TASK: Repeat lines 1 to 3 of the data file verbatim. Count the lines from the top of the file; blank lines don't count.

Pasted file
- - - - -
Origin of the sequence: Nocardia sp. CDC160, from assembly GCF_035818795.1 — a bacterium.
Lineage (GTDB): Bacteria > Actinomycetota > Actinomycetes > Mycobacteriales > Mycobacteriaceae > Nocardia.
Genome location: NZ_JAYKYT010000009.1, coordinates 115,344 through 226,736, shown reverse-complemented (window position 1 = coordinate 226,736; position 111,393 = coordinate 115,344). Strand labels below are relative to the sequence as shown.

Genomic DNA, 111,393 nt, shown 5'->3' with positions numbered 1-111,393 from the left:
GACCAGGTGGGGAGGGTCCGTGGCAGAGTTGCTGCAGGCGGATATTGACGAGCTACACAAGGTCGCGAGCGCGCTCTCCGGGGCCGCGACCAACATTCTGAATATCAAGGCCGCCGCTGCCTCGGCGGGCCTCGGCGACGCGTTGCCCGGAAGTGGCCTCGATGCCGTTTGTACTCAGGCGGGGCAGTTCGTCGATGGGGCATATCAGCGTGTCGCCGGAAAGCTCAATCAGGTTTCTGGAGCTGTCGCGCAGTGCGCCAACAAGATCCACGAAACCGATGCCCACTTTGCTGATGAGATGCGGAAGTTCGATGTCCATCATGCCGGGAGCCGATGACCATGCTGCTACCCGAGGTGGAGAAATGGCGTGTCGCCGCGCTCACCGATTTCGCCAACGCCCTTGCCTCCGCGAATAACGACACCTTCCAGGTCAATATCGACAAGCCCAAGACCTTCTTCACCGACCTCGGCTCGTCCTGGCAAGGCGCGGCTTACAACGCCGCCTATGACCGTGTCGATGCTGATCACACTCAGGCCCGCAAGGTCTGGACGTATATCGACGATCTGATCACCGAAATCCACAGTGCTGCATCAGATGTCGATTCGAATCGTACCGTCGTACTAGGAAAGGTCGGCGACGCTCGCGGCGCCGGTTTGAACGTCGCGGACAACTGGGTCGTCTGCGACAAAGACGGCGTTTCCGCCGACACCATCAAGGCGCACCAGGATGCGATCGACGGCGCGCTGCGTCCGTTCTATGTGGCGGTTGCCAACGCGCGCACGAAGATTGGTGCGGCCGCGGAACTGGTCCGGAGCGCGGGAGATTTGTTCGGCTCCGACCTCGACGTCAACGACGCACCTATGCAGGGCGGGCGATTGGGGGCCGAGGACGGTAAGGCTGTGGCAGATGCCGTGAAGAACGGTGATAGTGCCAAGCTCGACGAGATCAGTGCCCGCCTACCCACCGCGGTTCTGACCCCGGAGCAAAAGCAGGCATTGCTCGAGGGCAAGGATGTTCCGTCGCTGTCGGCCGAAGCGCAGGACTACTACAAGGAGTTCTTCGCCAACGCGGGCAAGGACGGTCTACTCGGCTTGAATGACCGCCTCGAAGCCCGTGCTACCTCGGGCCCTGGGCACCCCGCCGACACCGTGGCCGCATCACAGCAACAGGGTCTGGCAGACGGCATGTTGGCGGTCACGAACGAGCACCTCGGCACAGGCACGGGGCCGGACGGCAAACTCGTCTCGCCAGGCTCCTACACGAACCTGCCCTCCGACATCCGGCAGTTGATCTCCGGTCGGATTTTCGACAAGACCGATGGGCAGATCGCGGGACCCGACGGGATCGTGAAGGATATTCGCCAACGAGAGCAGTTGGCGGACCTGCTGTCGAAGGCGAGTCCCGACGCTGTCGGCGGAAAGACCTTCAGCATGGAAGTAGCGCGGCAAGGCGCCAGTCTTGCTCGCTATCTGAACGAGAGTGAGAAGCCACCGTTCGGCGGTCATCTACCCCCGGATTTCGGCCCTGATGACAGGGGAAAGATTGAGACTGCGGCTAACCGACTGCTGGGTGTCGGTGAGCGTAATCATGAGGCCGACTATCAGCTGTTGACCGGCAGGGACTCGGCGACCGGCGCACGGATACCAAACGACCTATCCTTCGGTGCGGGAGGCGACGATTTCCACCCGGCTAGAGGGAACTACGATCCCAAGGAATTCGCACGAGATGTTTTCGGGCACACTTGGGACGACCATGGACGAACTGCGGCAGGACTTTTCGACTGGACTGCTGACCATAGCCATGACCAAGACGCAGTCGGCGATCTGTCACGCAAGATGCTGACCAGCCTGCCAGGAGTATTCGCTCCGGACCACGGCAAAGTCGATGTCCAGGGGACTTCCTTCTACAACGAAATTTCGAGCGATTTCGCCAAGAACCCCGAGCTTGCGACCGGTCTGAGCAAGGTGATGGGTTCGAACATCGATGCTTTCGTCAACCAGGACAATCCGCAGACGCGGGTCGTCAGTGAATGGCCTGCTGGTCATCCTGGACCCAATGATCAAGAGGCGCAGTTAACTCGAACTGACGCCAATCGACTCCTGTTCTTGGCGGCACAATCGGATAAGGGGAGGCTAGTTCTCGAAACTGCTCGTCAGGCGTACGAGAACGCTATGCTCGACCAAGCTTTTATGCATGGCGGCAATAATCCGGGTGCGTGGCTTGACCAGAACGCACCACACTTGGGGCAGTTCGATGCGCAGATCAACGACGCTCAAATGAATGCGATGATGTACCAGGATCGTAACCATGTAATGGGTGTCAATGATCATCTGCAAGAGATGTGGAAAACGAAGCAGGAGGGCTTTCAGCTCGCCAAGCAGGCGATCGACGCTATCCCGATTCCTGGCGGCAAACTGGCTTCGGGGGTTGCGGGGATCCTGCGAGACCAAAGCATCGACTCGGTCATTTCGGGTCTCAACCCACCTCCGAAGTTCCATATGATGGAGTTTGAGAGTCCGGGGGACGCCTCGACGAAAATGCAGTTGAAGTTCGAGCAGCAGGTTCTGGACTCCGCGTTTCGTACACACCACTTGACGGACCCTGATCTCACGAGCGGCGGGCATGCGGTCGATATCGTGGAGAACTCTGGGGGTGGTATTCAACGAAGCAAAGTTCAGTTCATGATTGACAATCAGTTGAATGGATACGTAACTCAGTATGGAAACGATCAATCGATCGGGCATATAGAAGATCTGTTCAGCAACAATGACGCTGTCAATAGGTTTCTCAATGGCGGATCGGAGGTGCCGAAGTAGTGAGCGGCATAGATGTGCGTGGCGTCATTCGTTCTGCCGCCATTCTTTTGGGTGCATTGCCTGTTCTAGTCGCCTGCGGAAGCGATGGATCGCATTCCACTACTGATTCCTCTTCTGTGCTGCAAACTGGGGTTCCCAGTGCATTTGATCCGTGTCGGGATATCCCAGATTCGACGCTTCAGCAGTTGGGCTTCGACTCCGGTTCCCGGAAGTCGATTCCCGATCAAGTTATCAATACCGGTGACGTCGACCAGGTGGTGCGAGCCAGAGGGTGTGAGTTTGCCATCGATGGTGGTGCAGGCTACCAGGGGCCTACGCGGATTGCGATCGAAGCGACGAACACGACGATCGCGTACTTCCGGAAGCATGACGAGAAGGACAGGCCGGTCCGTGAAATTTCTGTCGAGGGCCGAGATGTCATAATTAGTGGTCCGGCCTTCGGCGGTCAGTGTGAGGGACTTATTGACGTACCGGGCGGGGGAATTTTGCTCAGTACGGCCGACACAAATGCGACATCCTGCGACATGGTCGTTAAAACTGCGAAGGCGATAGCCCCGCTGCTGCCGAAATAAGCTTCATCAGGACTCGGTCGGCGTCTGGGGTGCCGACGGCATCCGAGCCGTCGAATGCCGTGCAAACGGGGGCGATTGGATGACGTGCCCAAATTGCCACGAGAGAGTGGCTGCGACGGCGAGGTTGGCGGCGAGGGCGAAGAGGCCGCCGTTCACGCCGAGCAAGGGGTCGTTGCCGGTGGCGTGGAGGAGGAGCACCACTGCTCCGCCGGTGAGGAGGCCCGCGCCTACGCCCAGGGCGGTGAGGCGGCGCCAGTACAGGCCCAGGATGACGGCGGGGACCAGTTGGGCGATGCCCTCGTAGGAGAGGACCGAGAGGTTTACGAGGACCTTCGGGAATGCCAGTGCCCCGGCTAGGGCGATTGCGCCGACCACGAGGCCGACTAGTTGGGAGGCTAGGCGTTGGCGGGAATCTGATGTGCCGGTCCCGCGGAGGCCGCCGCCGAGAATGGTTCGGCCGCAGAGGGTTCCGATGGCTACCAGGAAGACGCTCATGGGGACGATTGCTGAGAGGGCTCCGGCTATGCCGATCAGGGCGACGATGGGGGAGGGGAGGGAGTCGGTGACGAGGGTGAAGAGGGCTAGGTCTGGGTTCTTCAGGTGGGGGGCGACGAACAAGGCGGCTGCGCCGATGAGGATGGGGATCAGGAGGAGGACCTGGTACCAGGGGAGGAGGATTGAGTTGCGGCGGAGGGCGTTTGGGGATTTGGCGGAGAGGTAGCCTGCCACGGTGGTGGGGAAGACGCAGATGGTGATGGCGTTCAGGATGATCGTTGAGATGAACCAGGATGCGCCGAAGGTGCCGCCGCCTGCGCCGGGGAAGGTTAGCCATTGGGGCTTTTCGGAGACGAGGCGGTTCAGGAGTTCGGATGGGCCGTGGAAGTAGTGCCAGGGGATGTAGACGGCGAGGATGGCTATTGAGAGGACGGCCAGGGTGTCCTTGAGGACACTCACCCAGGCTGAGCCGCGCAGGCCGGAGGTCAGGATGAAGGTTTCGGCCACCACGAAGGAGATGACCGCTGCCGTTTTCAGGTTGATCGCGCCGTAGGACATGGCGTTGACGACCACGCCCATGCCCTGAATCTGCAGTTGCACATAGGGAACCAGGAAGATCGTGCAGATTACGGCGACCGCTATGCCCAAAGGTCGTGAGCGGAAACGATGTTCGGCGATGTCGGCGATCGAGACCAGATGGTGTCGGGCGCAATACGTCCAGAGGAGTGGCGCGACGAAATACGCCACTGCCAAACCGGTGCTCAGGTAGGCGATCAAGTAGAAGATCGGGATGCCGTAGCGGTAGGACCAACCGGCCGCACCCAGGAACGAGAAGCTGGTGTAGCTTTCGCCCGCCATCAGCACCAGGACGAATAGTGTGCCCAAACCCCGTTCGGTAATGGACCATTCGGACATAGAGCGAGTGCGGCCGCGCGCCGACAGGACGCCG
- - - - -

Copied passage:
Origin of the sequence: Nocardia sp. CDC160, from assembly GCF_035818795.1 — a bacterium.
Lineage (GTDB): Bacteria > Actinomycetota > Actinomycetes > Mycobacteriales > Mycobacteriaceae > Nocardia.
Genome location: NZ_JAYKYT010000009.1, coordinates 115,344 through 226,736, shown reverse-complemented (window position 1 = coordinate 226,736; position 111,393 = coordinate 115,344). Strand labels below are relative to the sequence as shown.